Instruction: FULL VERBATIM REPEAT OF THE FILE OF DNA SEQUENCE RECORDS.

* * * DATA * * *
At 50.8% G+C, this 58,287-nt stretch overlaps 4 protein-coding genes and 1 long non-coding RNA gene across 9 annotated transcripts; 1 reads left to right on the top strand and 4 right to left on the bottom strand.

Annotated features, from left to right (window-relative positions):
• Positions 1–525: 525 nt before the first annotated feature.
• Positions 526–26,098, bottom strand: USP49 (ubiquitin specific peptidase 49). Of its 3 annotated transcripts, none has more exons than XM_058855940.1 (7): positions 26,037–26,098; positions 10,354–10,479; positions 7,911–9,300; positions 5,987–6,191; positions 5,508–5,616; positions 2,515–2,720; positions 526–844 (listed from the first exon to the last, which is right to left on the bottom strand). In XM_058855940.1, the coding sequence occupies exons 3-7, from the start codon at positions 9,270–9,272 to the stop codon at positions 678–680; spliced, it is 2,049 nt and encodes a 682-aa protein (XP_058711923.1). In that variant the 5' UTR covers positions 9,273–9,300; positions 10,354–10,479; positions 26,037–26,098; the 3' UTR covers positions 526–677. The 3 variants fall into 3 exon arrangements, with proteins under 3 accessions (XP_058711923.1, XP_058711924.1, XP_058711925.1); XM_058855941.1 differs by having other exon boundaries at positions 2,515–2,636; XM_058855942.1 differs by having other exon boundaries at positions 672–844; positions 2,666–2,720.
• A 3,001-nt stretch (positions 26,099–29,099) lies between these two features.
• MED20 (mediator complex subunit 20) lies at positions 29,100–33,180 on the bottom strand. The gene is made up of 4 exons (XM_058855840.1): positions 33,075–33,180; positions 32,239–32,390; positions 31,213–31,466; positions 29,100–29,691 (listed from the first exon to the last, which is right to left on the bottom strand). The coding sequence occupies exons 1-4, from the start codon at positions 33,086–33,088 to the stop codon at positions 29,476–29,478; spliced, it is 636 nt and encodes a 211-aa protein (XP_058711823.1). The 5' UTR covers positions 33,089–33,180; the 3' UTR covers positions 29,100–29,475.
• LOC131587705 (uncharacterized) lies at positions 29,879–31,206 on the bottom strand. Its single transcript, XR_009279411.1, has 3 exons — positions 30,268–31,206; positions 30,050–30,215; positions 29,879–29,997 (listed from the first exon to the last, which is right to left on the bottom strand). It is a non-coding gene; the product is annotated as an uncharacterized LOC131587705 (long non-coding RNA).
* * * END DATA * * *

At 50.8% G+C, this 58,287-nt stretch overlaps 4 protein-coding genes and 1 long non-coding RNA gene across 9 annotated transcripts; 1 reads left to right on the top strand and 4 right to left on the bottom strand.

Annotated features, from left to right (window-relative positions):
• Positions 1–525: 525 nt before the first annotated feature.
• Positions 526–26,098, bottom strand: USP49 (ubiquitin specific peptidase 49). Of its 3 annotated transcripts, none has more exons than XM_058855940.1 (7): positions 26,037–26,098; positions 10,354–10,479; positions 7,911–9,300; positions 5,987–6,191; positions 5,508–5,616; positions 2,515–2,720; positions 526–844 (listed from the first exon to the last, which is right to left on the bottom strand). In XM_058855940.1, the coding sequence occupies exons 3-7, from the start codon at positions 9,270–9,272 to the stop codon at positions 678–680; spliced, it is 2,049 nt and encodes a 682-aa protein (XP_058711923.1). In that variant the 5' UTR covers positions 9,273–9,300; positions 10,354–10,479; positions 26,037–26,098; the 3' UTR covers positions 526–677. The 3 variants fall into 3 exon arrangements, with proteins under 3 accessions (XP_058711923.1, XP_058711924.1, XP_058711925.1); XM_058855941.1 differs by having other exon boundaries at positions 2,515–2,636; XM_058855942.1 differs by having other exon boundaries at positions 672–844; positions 2,666–2,720.
• A 3,001-nt stretch (positions 26,099–29,099) lies between these two features.
• MED20 (mediator complex subunit 20) lies at positions 29,100–33,180 on the bottom strand. The gene is made up of 4 exons (XM_058855840.1): positions 33,075–33,180; positions 32,239–32,390; positions 31,213–31,466; positions 29,100–29,691 (listed from the first exon to the last, which is right to left on the bottom strand). The coding sequence occupies exons 1-4, from the start codon at positions 33,086–33,088 to the stop codon at positions 29,476–29,478; spliced, it is 636 nt and encodes a 211-aa protein (XP_058711823.1). The 5' UTR covers positions 33,089–33,180; the 3' UTR covers positions 29,100–29,475.
• LOC131587705 (uncharacterized) lies at positions 29,879–31,206 on the bottom strand. Its single transcript, XR_009279411.1, has 3 exons — positions 30,268–31,206; positions 30,050–30,215; positions 29,879–29,997 (listed from the first exon to the last, which is right to left on the bottom strand). It is a non-coding gene; the product is annotated as an uncharacterized LOC131587705 (long non-coding RNA).